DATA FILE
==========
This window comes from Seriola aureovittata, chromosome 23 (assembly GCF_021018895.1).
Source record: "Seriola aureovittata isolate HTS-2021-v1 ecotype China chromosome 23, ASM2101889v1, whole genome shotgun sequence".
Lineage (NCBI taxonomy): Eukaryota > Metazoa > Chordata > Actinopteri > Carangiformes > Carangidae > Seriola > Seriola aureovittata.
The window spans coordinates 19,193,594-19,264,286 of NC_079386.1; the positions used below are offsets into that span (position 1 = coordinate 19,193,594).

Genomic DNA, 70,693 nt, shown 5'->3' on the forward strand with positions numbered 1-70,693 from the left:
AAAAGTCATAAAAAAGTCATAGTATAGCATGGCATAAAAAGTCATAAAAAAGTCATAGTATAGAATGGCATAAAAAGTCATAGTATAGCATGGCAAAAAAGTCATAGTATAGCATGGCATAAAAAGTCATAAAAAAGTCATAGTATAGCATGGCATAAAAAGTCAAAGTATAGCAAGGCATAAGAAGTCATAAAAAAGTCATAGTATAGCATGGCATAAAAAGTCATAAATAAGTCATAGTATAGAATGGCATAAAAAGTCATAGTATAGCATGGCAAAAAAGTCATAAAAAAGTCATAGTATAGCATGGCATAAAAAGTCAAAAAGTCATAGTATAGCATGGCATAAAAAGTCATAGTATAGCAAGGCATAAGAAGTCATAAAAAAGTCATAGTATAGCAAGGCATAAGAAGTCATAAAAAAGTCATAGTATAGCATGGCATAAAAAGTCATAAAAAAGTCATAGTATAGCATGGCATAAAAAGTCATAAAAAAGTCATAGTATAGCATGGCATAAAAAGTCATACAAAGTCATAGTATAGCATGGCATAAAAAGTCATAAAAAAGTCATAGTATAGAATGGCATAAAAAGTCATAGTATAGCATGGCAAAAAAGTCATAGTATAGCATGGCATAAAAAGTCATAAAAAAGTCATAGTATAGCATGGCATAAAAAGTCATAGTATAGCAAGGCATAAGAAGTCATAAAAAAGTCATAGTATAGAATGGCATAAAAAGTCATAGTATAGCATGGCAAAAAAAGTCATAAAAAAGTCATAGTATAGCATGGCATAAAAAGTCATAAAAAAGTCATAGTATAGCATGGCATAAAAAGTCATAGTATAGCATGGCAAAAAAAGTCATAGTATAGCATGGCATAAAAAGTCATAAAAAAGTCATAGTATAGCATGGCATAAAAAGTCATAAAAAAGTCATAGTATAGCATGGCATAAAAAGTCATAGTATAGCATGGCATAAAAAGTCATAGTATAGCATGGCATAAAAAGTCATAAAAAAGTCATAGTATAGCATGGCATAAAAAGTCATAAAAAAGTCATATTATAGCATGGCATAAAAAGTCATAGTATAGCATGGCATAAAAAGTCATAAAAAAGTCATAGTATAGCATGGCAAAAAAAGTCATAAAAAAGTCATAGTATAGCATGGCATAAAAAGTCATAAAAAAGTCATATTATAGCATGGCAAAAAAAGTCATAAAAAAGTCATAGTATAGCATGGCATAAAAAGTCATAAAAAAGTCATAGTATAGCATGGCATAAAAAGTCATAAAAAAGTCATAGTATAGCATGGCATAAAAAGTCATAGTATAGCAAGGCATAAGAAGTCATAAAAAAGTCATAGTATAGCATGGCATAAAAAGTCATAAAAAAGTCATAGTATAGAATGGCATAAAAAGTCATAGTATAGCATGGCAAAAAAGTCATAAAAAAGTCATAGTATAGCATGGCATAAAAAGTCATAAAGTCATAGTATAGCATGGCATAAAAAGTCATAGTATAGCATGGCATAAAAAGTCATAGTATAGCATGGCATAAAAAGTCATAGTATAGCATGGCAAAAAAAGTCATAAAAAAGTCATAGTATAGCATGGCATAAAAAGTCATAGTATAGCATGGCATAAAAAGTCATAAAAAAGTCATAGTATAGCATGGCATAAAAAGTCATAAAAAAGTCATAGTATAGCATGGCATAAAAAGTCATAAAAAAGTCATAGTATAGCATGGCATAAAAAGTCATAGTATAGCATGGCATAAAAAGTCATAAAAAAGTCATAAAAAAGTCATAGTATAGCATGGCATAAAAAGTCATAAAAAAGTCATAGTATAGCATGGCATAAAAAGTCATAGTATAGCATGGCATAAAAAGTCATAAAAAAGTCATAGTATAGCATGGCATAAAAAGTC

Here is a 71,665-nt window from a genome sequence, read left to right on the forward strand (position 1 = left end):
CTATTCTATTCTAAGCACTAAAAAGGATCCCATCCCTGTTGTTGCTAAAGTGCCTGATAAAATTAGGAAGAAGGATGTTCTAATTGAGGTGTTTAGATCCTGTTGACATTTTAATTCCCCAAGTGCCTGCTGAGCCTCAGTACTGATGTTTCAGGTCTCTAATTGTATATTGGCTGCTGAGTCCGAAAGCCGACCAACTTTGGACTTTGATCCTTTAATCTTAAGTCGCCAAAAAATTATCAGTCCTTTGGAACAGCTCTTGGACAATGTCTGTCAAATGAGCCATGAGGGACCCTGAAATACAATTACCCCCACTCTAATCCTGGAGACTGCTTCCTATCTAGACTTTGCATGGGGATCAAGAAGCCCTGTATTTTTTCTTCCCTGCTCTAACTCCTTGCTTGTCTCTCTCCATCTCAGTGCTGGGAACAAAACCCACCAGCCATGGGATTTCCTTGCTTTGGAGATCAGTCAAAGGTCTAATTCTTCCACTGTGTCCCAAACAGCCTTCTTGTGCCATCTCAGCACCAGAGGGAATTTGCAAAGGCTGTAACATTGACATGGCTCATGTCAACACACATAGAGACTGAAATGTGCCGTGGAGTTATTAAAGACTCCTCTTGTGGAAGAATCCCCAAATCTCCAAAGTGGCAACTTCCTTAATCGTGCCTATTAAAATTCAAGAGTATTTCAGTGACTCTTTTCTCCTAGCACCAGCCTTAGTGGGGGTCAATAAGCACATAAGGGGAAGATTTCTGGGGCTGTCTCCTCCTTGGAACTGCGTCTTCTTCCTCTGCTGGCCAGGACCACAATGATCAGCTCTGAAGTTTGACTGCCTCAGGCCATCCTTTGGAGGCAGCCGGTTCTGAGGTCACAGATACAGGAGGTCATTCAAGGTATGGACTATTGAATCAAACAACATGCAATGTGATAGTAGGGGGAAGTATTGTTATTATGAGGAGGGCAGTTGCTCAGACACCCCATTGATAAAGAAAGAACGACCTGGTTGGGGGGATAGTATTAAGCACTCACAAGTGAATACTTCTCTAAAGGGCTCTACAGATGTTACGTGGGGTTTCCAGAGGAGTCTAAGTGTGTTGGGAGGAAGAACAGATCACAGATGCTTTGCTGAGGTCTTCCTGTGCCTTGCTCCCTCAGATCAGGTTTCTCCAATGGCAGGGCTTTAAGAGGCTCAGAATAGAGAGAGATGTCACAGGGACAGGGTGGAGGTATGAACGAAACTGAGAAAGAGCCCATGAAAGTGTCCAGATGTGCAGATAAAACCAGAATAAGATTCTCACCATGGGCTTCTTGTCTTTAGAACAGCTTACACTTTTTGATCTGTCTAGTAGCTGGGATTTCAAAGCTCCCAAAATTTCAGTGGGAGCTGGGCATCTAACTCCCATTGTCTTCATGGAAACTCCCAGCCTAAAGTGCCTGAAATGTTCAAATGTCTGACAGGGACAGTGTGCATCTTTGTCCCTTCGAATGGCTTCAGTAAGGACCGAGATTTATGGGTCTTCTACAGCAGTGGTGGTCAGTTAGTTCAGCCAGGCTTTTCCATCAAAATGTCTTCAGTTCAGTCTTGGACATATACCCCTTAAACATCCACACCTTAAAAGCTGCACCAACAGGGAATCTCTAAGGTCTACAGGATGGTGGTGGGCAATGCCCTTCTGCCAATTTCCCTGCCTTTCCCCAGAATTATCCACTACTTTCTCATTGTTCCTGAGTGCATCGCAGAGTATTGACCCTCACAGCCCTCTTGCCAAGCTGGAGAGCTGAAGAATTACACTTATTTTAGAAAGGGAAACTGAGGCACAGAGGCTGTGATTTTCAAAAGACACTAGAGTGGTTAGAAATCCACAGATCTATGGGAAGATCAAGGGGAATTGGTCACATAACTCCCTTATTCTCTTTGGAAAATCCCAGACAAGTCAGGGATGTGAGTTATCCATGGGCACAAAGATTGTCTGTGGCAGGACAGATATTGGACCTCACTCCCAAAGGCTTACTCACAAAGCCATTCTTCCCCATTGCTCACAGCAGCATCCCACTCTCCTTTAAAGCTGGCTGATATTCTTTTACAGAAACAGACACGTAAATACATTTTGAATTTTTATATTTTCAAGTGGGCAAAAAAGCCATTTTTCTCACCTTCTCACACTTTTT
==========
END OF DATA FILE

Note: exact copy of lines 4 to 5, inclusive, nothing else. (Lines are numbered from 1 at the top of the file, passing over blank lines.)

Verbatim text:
The window spans coordinates 19,193,594-19,264,286 of NC_079386.1; the positions used below are offsets into that span (position 1 = coordinate 19,193,594).

Genomic DNA, 70,693 nt, shown 5'->3' on the forward strand with positions numbered 1-70,693 from the left: